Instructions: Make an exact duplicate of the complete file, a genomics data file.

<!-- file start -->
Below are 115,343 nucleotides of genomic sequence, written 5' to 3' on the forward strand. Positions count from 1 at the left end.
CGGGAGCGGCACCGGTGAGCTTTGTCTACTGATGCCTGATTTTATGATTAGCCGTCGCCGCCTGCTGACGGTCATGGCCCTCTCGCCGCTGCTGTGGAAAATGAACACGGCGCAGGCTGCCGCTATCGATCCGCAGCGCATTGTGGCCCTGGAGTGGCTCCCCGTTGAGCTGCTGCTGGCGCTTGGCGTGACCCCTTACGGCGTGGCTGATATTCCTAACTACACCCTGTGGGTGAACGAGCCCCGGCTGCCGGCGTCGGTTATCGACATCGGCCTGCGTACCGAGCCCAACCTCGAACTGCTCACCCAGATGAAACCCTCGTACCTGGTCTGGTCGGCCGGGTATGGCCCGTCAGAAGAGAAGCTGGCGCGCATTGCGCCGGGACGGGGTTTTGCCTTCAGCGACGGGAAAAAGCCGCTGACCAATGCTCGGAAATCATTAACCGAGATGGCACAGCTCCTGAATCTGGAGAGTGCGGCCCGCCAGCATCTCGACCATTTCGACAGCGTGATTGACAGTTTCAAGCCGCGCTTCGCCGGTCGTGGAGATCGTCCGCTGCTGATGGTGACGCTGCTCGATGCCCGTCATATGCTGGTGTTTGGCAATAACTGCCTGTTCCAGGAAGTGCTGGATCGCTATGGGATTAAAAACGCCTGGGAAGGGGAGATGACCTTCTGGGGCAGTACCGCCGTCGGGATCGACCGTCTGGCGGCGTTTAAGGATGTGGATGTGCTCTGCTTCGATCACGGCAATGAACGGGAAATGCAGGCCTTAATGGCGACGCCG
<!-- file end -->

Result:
Below are 115,343 nucleotides of genomic sequence, written 5' to 3' on the forward strand. Positions count from 1 at the left end.
CGGGAGCGGCACCGGTGAGCTTTGTCTACTGATGCCTGATTTTATGATTAGCCGTCGCCGCCTGCTGACGGTCATGGCCCTCTCGCCGCTGCTGTGGAAAATGAACACGGCGCAGGCTGCCGCTATCGATCCGCAGCGCATTGTGGCCCTGGAGTGGCTCCCCGTTGAGCTGCTGCTGGCGCTTGGCGTGACCCCTTACGGCGTGGCTGATATTCCTAACTACACCCTGTGGGTGAACGAGCCCCGGCTGCCGGCGTCGGTTATCGACATCGGCCTGCGTACCGAGCCCAACCTCGAACTGCTCACCCAGATGAAACCCTCGTACCTGGTCTGGTCGGCCGGGTATGGCCCGTCAGAAGAGAAGCTGGCGCGCATTGCGCCGGGACGGGGTTTTGCCTTCAGCGACGGGAAAAAGCCGCTGACCAATGCTCGGAAATCATTAACCGAGATGGCACAGCTCCTGAATCTGGAGAGTGCGGCCCGCCAGCATCTCGACCATTTCGACAGCGTGATTGACAGTTTCAAGCCGCGCTTCGCCGGTCGTGGAGATCGTCCGCTGCTGATGGTGACGCTGCTCGATGCCCGTCATATGCTGGTGTTTGGCAATAACTGCCTGTTCCAGGAAGTGCTGGATCGCTATGGGATTAAAAACGCCTGGGAAGGGGAGATGACCTTCTGGGGCAGTACCGCCGTCGGGATCGACCGTCTGGCGGCGTTTAAGGATGTGGATGTGCTCTGCTTCGATCACGGCAATGAACGGGAAATGCAGGCCTTAATGGCGACGCCG